Today, the Lombard Park of the Ticino Valley is one of the two souls of the Ticino Park. It is located between Lombardy and Piedmont along the homonymous river and is also managed by the Piedmont Nature Park of the Ticino Valley. The total protected area occupies a surface area of 91,410 hectares (22,249 in the Nature Park and 69,161 in the Regional Park) characterised by significant biodiversity. There are several environments (essentially 5 types: waterways, woods, moors, wetlands, and agricultural plain) corresponding to just as many habitats, which thanks to their particular characteristics, are home to a large number of different flora and fauna.
The Lombard Park Consortium of the Ticino Valley was established to implement Italian Regional Law no. 2 of 09/01/1974, which ratified the creation of the first Italian regional park.
The purpose was to protect the river and surrounding environments against increasing industrialisation and urbanisation, which was at risk of becoming dangerous for the fragile natural balance of these charming places. The goal was harmonious coexistence marked by development that was also sustainable for the natural area.
The same law provided that 3 provinces (Varese, Milano and Pavia) and 47 Lombard municipalities located along the stretch of the Ticino River between Lake Maggiore and the Po River (starting from Sesto Calende where the lake becomes the Ticino River) be part of the Consortium. 11 years later, the Region of Piedmont instituted the Nature Park of the Ticino Valley at the borders with the Lombard park. This instrumental regional body comprises sections of 11 municipalities located in the province of Novara.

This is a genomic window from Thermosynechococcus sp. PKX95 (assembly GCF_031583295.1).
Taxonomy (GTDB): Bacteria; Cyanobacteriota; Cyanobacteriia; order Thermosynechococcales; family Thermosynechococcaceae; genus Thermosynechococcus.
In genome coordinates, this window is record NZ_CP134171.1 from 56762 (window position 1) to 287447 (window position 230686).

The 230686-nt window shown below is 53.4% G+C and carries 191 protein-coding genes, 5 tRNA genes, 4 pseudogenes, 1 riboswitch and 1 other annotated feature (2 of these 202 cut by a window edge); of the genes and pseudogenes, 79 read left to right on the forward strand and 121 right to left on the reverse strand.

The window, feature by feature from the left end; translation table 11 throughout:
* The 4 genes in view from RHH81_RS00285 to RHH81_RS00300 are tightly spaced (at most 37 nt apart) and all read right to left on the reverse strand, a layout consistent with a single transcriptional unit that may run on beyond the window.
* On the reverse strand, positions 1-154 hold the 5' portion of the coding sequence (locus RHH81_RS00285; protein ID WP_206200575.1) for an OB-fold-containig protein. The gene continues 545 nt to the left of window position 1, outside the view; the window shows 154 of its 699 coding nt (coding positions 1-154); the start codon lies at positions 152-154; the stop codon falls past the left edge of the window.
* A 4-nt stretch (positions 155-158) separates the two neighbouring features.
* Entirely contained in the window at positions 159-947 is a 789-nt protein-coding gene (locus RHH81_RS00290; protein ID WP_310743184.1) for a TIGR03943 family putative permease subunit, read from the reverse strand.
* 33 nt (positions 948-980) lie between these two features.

The park can essentially be divided into four areas: the hills, dry high ground, irrigated plain and river valley.
The latter occupies 40% of the total surface area and is considered the most interesting portion of the protected area. It’s the section carved out by the river in the sediments of the plain, and conceals extraordinarily beautiful wetlands whose hydrophillic vegetation grows luxuriantly. The irrigated plain is characterised by intense agricultural activities, while the dry high ground has moors whose aspect has been partially modified by urbanisation. The Pre-Alp hills located in the province of Varese are a pleasant environment not far from Lake Maggiore.
Over 800,000 visitors visit the park each year, which may rightfully be considered a green lung surrounded by one of the most industrialised and highly-populated areas in Italy. The park can be visited on foot, or horseback, in a canoe or carriage or by bike - the important thing is that the flora and fauna are not disturbed. There are 48 mammal species that live here permanently (including the fox, badger, stone marten, skunk, weasel and marten).
Different itineraries have been created for individuals on their own or for those taking advantage of one of the park's nature guides. The bike-pedestrian paths (approximately 780 km) called the Vie Verdi del Ticino (green ways of the Ticino) always have informative boards and signs with useful and interesting information concerning the protected area. Many services and buildings called Centri Parco and Punti Parco have been organised and set up throughout the park for visitors (the Centro Parco closest to Lake Maggiore is in Oriano, a hamlet of Sesto Calende).